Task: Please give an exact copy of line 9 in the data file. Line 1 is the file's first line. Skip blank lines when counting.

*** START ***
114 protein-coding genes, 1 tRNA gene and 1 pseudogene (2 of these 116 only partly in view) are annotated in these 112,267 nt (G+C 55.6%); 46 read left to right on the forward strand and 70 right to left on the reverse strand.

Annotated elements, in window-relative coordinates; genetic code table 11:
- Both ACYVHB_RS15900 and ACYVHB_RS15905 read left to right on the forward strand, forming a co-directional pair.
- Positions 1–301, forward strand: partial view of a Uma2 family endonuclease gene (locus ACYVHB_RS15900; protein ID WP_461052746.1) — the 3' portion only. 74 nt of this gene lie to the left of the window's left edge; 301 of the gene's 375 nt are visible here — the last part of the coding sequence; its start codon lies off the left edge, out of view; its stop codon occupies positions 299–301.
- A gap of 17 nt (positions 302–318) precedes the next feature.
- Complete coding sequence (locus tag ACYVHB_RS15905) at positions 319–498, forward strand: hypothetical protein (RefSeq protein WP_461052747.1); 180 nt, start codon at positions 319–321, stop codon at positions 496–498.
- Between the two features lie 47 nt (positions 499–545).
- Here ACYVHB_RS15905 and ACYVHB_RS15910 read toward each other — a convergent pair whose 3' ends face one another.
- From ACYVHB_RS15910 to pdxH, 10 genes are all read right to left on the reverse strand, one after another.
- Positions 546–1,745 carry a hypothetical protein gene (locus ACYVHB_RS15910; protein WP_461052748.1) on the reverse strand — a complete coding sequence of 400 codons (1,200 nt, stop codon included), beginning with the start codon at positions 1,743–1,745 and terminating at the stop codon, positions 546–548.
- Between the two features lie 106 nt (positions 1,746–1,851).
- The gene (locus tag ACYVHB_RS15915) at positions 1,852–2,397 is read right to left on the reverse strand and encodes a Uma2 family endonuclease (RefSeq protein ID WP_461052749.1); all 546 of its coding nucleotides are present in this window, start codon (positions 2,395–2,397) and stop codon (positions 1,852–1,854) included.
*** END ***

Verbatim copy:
- From ACYVHB_RS15910 to pdxH, 10 genes are all read right to left on the reverse strand, one after another.